Brad Pitt may not have the most screen time of the cast, but he certainly makes the most of it. Whenever Pitt is in the frame, the film has an added energy that boosts it to a whole other level. His character may be a glorified hit man for the mob, but he has an intelligence that shows that he’s more than he appears. I’m not sure voters will see enough there to consider him for Best Actor (or even Best Supporting Actor, where he’d possibly even fit in better), but just in terms of performance quality, he deserves some attention. James Gandolfini and Richard Jenkins both turn in real good supporting performances as well, playing two very different sides of a similar coin. As for Scoot McNairy and Ben Mendelsohn, they take a bit of getting used to, but by the second half of the film they have you roped in. Ray Liotta manages to be perhaps more sympathetic than ever before, while Sam Shepard, Vincent Curatola, and Slaine make solid use of their limited time on the screen. The rest of the cast also includes Max Casella and Trevor Long, but Brad Pitt is who you’ll leave the theater talking about. Gandolfini, Jenkins, Mendelsohn, and McNairy do fine work, but Pitt is the one at the top of the pile, in more ways than one.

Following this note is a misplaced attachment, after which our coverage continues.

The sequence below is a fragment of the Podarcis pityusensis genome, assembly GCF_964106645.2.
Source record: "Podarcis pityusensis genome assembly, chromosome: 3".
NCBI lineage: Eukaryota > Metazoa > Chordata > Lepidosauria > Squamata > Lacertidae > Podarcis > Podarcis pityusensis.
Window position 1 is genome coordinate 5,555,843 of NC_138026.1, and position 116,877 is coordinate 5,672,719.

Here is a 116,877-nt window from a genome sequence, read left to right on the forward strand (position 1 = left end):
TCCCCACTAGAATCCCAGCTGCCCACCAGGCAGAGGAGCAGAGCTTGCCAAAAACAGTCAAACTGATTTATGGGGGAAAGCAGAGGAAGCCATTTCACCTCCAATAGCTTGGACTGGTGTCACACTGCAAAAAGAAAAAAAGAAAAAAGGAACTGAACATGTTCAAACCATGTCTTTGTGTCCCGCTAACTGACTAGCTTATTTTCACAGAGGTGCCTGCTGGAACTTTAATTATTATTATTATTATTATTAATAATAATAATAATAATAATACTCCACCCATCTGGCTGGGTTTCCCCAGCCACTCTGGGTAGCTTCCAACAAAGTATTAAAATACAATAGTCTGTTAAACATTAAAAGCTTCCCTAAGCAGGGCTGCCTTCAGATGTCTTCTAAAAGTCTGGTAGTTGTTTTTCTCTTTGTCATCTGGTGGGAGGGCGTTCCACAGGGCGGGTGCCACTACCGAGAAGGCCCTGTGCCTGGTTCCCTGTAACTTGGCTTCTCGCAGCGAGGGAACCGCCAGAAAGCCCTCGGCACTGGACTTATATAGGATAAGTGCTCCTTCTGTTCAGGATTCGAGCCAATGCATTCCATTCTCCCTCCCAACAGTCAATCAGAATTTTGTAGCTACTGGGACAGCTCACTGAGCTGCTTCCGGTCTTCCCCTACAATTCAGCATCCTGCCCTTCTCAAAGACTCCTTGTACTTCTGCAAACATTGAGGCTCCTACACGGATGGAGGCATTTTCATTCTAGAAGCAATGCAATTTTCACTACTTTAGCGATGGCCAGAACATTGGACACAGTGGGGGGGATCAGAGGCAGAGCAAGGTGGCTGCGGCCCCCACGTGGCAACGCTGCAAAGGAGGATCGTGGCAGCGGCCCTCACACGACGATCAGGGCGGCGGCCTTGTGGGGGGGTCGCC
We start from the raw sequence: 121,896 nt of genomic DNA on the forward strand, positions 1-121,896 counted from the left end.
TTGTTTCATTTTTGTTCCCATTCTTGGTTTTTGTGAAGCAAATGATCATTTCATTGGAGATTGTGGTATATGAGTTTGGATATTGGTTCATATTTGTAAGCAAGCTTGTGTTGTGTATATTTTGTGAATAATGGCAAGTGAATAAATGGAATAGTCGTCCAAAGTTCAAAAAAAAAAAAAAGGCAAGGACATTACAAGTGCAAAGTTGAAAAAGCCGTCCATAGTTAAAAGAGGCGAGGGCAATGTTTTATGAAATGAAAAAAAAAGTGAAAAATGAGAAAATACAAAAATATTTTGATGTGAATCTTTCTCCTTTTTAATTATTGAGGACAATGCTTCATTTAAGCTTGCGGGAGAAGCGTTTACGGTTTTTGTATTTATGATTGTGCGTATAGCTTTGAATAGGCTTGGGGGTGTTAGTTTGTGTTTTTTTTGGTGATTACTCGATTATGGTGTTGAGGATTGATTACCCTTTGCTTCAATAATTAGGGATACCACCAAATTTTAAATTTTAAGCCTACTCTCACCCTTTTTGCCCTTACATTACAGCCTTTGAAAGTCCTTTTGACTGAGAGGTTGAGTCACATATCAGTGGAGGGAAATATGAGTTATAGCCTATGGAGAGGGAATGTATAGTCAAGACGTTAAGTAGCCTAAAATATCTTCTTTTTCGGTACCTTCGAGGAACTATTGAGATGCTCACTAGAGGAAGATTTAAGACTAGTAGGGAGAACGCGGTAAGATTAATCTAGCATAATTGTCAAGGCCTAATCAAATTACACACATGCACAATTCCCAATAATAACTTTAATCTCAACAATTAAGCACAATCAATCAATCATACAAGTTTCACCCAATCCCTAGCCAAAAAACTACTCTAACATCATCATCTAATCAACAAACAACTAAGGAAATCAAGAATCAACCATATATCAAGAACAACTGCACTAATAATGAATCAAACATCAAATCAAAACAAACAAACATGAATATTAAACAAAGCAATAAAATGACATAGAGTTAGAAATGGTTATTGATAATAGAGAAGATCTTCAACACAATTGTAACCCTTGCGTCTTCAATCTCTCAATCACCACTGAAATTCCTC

Though not nearly as flashy as his last movie, I’d argue that Andrew Dominik is doing even more accomplished work here, as he managed to infuse what would be a simple mafia movie with a much deeper political resonance. Dominik the director and Dominik the writer are able to perfectly suggest that these lowlifes fighting over stolen card game money are a suitable representation for the murderous capitalist tendencies that sent America to the brink of ruin in 2008. Deeply cynical of anyone’s ability to change the system, both in terms of the mob and politics itself, Dominik makes a damning case for everyone just being in over their heads. It’s very impressive stuff. I’m not sure how much of George V. Higgins’ novel ‘Cogan’s Trade’ remains, but Dominik is at the top of his game in taking the material and crafting a tightly paced and important film out of it. I’d love to see him honored with a Best Adapted Screenplay nomination. Almost every scene is better than the last one, and Dominik ends things on a pitch perfect note. It may actually be my favorite ending of the year so far.

‘Killing Them Softly’ is likely to be misunderstood by too many Academy members to really be a good bet for Best Picture, but I do hope that this flick isn’t fully ignored by voters. It’s very unique and truly something to behold. I can’t wait to be able to talk more about it when opening day arrives at the end of the month. For many of you, this will be this year’s ‘Drive’. For me, it’s just another great film that’s challenging for a spot on my 2012 Top 10 list. Yes, it’s just that good. ‘Killing Them Softly’ has as much to say about the American Dream as any film has in a very long time, and while it’s not necessarily a message that many would like to hear, it’s one that helps to craft an often brilliant motion picture. This one comes about as highly recommend as possible. It’s nearly essential viewing.

Thoughts? Discuss in the comments!